The Virginia Senate voted Thursday to make the Eastern garter snake the official state reptile after one lawmaker made a spirited push for the timber rattlesnake.
Humorous debate ensued.
When it comes to a state symbol, said Sen. Dick Black, R-Loudoun County, Virginia needed something symbolic of power and aggression, like an eagle. In campaign literature, Black has mentioned his interest in herpetology – the study of reptiles and amphibians.
“This bill proposes that the reptile symbol of Virginia be the lowly and common garter snake,” he said. “The garter snake is small, and it’s very plain looking. There’s nothing tremendously special about its appearance.”
“It’s a very fearful creature. When it’s confronted with danger it immediately runs. It scrambles.”
“It slithers, if you prefer,” Black said.
The garter snake eats insects and worms and, he said, excretes a substance when it’s afraid, which “smells something like a cross between a soiled diaper and a skunk.”
“The timber rattlesnake is a very majestic creature,” he continued. “It’s quite beautiful. The pattern of it is lovely. It looks, actually looks, velvety, although not to the touch it isn’t velvety. It’s not fearful. It’s very courageous. It doesn’t ask for trouble but when trouble comes its way it’s ready.”
And, he said, the rattlesnake is bold like the state motto, “Sic semper tyrannis.”
But not the garter snake, he said: “You come after me, I run, I hide and I soil you a little bit.”
At times during the debate, senators made hissing and rattling sounds.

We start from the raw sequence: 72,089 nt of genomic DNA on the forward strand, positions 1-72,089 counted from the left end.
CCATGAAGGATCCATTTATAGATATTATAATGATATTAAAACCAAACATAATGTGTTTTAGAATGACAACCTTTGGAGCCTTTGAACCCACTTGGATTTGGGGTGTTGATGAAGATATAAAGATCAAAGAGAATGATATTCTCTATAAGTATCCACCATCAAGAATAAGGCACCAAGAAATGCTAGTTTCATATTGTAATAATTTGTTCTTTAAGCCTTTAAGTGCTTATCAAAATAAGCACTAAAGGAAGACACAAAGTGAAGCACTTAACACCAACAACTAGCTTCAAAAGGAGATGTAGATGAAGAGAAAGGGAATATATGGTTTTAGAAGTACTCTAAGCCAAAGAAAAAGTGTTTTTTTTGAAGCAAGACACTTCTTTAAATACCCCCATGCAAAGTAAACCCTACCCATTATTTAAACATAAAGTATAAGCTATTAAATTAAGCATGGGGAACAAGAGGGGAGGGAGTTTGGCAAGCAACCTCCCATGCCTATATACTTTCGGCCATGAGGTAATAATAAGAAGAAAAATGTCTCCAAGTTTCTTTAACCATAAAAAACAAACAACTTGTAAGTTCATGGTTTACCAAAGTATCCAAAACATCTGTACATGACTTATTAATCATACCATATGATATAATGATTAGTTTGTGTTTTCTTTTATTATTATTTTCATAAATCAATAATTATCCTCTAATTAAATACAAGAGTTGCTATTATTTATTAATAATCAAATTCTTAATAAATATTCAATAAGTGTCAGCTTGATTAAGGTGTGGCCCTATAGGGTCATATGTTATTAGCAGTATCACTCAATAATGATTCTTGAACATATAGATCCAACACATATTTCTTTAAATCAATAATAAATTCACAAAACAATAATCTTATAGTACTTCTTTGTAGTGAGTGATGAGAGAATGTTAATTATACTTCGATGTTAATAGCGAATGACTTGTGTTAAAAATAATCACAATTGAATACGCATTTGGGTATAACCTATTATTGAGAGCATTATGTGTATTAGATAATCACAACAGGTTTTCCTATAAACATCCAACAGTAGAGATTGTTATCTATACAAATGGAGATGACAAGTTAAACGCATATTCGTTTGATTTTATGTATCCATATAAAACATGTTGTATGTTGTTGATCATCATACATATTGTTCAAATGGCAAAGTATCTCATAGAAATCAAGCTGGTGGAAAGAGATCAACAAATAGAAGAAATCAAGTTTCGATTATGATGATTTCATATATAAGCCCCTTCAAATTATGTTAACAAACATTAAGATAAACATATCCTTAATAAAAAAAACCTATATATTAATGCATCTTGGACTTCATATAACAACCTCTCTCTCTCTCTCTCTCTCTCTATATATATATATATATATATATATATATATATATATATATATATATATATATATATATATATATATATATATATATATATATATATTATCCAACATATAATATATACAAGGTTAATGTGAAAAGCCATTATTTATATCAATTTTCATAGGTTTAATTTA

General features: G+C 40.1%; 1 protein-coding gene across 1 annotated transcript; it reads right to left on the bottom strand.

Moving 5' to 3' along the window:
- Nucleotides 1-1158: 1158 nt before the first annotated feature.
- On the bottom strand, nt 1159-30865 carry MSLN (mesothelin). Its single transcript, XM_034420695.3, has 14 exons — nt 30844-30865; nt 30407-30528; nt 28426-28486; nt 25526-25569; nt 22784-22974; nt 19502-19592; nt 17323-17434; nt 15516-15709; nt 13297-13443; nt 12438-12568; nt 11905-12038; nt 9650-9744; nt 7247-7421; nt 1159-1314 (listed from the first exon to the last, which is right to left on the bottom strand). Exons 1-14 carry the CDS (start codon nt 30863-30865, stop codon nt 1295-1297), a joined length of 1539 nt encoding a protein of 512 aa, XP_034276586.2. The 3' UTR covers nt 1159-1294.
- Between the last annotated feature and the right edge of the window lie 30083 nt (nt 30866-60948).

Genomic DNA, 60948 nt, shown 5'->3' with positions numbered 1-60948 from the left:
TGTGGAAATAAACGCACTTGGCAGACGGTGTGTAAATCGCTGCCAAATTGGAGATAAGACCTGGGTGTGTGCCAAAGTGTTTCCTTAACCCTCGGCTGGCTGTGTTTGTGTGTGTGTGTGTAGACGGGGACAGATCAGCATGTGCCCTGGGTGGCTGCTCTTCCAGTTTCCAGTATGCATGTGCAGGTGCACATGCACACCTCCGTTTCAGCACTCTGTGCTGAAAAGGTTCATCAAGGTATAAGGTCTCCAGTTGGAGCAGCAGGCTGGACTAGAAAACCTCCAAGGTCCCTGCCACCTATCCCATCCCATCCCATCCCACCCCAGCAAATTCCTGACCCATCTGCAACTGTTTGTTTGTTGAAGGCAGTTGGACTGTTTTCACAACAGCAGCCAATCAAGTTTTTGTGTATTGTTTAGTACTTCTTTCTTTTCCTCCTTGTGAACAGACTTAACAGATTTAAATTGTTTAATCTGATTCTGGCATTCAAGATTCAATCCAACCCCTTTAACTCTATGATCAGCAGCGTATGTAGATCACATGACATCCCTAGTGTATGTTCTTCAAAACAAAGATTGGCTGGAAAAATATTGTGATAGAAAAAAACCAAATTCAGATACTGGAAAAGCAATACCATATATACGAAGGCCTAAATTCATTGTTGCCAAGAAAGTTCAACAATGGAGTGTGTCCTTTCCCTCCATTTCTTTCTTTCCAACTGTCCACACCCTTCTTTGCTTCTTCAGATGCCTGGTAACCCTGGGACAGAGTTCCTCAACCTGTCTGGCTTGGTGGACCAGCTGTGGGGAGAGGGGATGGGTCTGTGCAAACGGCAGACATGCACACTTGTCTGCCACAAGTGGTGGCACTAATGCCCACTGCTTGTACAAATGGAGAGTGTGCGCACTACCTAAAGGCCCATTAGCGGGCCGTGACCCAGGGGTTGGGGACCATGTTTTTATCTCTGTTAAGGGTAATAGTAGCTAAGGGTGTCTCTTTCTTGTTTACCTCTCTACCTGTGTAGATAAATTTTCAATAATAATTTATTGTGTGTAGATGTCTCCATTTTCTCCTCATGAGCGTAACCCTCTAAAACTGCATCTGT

Black was up against strong opposition.
The idea for the garter snake came from Aiden Coleman, 11, who pitched it to his representative, Del. Brenda Pogge, R-James City County. She is the patron of HB335 and Aiden has been making his case to lawmakers in Richmond. Several senators argued against Black’s rattlesnake amendment.
Black is one of the most conservative members of the chamber and Sen. Donald McEachin, D-Henrico County, asked if he was “trying to interject partisan politics into our code.”
“This rattlesnake he speaks of – does it look like the snake on the Tea Party label?” McEachin asked.
Black responded: “Indeed, he has me there. It actually is the symbol of the Tea Party, but that’s not the reason that I am proposing it. Tea Parties will come and go but the reptile will be here long after the Tea Party is gone.”
When senators shouted “no” on Black’s amendment, Lt. Gov. Ralph Northam announced, “The garter snake wins.”
The Senate then voted 33-6 for the Eastern garter snake. The bill now goes to Gov. Terry McAuliffe.
This story originally appeared on PilotOnline.com